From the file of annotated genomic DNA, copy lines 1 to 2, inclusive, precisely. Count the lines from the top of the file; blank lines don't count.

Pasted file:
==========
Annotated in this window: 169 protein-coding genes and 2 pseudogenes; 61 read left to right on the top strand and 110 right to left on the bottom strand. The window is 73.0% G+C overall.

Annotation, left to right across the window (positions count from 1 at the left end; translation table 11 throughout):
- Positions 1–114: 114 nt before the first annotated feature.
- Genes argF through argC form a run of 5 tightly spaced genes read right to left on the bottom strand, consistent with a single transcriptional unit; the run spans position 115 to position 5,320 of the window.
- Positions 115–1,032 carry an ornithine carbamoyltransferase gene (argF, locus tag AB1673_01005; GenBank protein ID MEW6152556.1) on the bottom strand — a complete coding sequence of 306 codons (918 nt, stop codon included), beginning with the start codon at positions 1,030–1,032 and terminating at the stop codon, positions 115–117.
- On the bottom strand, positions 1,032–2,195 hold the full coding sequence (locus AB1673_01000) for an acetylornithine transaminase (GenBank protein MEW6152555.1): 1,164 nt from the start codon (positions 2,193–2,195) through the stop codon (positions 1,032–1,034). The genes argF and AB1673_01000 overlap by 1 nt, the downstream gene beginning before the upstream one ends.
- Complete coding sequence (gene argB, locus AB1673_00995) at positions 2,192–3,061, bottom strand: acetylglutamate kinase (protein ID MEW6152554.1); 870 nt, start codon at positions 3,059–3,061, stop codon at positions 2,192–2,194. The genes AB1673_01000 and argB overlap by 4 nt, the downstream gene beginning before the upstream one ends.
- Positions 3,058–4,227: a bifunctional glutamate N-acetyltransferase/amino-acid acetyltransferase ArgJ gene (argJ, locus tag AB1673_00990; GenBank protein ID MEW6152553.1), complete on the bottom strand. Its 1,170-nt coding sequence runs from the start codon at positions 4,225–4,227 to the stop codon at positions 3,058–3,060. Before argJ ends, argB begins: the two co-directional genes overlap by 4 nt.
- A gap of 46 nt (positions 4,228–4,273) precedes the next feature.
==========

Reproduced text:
Annotated in this window: 169 protein-coding genes and 2 pseudogenes; 61 read left to right on the top strand and 110 right to left on the bottom strand. The window is 73.0% G+C overall.

Annotation, left to right across the window (positions count from 1 at the left end; translation table 11 throughout):